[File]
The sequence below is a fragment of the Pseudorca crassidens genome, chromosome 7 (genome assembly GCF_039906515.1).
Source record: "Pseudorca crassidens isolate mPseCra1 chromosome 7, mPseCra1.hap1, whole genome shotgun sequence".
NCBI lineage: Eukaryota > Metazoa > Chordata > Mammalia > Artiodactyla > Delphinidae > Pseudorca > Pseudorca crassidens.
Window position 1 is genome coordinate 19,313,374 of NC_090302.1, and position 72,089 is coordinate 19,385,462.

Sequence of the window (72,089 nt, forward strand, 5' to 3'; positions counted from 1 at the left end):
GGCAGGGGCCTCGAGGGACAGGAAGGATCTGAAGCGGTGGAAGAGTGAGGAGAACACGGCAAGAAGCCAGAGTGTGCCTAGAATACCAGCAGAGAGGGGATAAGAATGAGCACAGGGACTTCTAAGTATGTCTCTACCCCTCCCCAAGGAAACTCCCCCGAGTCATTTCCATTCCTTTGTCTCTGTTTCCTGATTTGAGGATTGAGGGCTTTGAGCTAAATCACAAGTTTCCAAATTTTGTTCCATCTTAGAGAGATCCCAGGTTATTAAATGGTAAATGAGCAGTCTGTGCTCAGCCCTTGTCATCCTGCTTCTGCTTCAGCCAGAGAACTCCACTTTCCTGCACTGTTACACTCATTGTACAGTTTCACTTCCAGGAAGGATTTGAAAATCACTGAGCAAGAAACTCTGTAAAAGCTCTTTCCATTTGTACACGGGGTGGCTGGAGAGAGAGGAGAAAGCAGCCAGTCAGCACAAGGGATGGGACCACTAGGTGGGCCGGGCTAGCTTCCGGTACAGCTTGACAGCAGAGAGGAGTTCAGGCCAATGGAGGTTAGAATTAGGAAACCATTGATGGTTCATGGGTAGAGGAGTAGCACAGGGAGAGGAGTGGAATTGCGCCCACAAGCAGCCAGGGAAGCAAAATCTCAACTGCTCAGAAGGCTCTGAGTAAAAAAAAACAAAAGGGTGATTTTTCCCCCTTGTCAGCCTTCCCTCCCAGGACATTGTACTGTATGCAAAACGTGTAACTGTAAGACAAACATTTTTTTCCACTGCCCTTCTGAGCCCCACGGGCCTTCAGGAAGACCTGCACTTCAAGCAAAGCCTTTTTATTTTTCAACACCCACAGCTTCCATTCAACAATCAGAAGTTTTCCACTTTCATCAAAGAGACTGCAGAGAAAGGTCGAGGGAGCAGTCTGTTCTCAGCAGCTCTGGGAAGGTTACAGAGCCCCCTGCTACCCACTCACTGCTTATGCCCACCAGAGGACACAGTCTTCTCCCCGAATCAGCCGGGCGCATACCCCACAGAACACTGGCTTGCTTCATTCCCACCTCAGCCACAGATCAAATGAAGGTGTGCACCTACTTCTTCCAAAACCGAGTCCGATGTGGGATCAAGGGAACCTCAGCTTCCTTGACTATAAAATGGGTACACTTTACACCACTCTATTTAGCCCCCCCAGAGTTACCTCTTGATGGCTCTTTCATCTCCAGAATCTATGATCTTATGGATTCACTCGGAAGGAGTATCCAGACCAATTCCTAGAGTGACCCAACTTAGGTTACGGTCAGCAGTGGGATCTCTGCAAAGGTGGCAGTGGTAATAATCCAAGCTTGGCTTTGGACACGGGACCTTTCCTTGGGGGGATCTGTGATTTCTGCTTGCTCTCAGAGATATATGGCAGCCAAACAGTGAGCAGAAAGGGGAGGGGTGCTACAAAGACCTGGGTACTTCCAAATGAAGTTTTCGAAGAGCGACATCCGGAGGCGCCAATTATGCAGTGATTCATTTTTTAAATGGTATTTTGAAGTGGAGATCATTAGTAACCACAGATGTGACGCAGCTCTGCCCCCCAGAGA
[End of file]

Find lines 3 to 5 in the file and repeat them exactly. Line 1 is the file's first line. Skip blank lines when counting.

NCBI lineage: Eukaryota > Metazoa > Chordata > Mammalia > Artiodactyla > Delphinidae > Pseudorca > Pseudorca crassidens.
Window position 1 is genome coordinate 19,313,374 of NC_090302.1, and position 72,089 is coordinate 19,385,462.

Sequence of the window (72,089 nt, forward strand, 5' to 3'; positions counted from 1 at the left end):